Customers eat with their eyes, and the photos you use on your menu and marketing materials can make or break a customer’s decision to dine with you.
If this isn’t your first rodeo and you’re looking to take your food photography to the next level, you’re in luck. (If this is your first go at restaurant photography, start with our first post, Why Food Photography Counts, to master the basics.)
Here are a few tips and tricks to take your food photography skills to the next level.
Food is most appealing when it’s full of vibrant color. Photograph foods that feature fresh fruits and vegetables and other ingredients that are bright and colorful. If you do decide to photograph dishes without a great variety of colors, use a colorful garnish – such as radish or parsley – to bring some color to the dish.
Create action with your food photos to make them more life-like. Replicate the experience a customer will have if they purchase that dish. What does that first bite (or few bites) look like? Take a bite out of a sandwich or scatter some crumbs in the foreground to make your food more desirable to your customers.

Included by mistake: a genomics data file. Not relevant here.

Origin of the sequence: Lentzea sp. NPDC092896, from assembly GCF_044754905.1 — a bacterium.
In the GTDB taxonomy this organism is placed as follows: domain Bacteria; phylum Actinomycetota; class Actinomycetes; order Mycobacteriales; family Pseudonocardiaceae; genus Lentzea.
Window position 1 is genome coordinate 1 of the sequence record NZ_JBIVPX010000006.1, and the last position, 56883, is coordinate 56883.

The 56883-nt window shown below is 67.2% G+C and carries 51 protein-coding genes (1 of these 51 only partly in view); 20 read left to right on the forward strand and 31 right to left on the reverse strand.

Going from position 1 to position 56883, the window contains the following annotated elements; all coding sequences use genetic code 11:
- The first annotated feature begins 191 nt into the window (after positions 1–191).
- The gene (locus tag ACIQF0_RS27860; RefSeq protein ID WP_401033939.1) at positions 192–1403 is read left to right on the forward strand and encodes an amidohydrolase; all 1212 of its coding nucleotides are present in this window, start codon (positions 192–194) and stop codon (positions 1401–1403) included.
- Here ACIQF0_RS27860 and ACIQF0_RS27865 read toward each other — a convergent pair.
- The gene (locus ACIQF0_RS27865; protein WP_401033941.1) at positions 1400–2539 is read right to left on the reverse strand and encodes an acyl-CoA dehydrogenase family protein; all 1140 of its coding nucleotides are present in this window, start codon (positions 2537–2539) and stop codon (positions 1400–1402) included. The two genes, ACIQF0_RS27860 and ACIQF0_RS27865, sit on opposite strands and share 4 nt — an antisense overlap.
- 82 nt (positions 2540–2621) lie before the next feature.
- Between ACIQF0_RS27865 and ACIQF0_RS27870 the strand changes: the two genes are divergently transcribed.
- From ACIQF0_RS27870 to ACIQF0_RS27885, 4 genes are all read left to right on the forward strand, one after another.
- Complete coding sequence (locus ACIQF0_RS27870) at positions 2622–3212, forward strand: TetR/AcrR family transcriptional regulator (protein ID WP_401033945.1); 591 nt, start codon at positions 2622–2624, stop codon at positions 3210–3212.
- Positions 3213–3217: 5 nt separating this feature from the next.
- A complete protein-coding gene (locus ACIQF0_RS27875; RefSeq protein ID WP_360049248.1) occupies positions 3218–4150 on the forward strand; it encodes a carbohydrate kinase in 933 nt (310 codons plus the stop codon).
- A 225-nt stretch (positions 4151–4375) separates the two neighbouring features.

Also consider showing the food while it’s cooking. This tactic makes even dull-looking dishes seem more appealing.
Even if you serve generous portions, plates piled high with food can look too crowded and busy. Combat this by using a slightly smaller portion than you would serve a customer. With less food, you can use the extra space on the plate to frame the food.
If your dishes are full of vibrant color, use simple white plates to keep attention on the food and create a visually striking look. Likewise, if a dish is pale in color, consider using dark plates to focus attention on specific aspects like the food’s texture.